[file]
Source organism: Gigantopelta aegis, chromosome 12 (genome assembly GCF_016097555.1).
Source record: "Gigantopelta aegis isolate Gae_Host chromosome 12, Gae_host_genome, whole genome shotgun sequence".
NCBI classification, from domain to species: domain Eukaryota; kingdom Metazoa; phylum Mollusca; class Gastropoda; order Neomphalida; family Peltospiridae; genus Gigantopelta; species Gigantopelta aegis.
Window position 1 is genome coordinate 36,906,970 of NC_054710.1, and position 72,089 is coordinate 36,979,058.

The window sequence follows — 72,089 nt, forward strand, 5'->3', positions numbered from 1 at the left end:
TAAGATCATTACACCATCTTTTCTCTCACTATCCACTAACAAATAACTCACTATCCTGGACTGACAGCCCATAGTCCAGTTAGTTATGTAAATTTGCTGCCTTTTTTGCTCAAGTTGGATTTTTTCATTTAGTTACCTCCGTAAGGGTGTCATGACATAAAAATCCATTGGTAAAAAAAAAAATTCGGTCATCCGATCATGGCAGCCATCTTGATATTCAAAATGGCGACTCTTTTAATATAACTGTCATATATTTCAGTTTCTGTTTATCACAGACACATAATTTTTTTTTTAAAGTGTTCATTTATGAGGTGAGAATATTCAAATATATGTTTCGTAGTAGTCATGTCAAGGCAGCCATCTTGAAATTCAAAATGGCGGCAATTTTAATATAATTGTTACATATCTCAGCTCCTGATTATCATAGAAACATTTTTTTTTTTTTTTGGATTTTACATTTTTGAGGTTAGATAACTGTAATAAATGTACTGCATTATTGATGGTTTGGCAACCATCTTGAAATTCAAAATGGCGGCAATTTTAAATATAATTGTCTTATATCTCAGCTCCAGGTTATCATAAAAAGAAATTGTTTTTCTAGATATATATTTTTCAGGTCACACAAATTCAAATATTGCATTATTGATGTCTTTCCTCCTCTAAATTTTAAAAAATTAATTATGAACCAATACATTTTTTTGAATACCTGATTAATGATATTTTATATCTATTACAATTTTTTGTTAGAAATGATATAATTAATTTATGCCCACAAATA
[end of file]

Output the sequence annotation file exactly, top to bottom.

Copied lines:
Source organism: Gigantopelta aegis, chromosome 12 (genome assembly GCF_016097555.1).
Source record: "Gigantopelta aegis isolate Gae_Host chromosome 12, Gae_host_genome, whole genome shotgun sequence".
NCBI classification, from domain to species: domain Eukaryota; kingdom Metazoa; phylum Mollusca; class Gastropoda; order Neomphalida; family Peltospiridae; genus Gigantopelta; species Gigantopelta aegis.
Window position 1 is genome coordinate 36,906,970 of NC_054710.1, and position 72,089 is coordinate 36,979,058.

The window sequence follows — 72,089 nt, forward strand, 5'->3', positions numbered from 1 at the left end:
TAAGATCATTACACCATCTTTTCTCTCACTATCCACTAACAAATAACTCACTATCCTGGACTGACAGCCCATAGTCCAGTTAGTTATGTAAATTTGCTGCCTTTTTTGCTCAAGTTGGATTTTTTCATTTAGTTACCTCCGTAAGGGTGTCATGACATAAAAATCCATTGGTAAAAAAAAAAATTCGGTCATCCGATCATGGCAGCCATCTTGATATTCAAAATGGCGACTCTTTTAATATAACTGTCATATATTTCAGTTTCTGTTTATCACAGACACATAATTTTTTTTTTAAAGTGTTCATTTATGAGGTGAGAATATTCAAATATATGTTTCGTAGTAGTCATGTCAAGGCAGCCATCTTGAAATTCAAAATGGCGGCAATTTTAATATAATTGTTACATATCTCAGCTCCTGATTATCATAGAAACATTTTTTTTTTTTTTTGGATTTTACATTTTTGAGGTTAGATAACTGTAATAAATGTACTGCATTATTGATGGTTTGGCAACCATCTTGAAATTCAAAATGGCGGCAATTTTAAATATAATTGTCTTATATCTCAGCTCCAGGTTATCATAAAAAGAAATTGTTTTTCTAGATATATATTTTTCAGGTCACACAAATTCAAATATTGCATTATTGATGTCTTTCCTCCTCTAAATTTTAAAAAATTAATTATGAACCAATACATTTTTTTGAATACCTGATTAATGATATTTTATATCTATTACAATTTTTTGTTAGAAATGATATAATTAATTTATGCCCACAAATA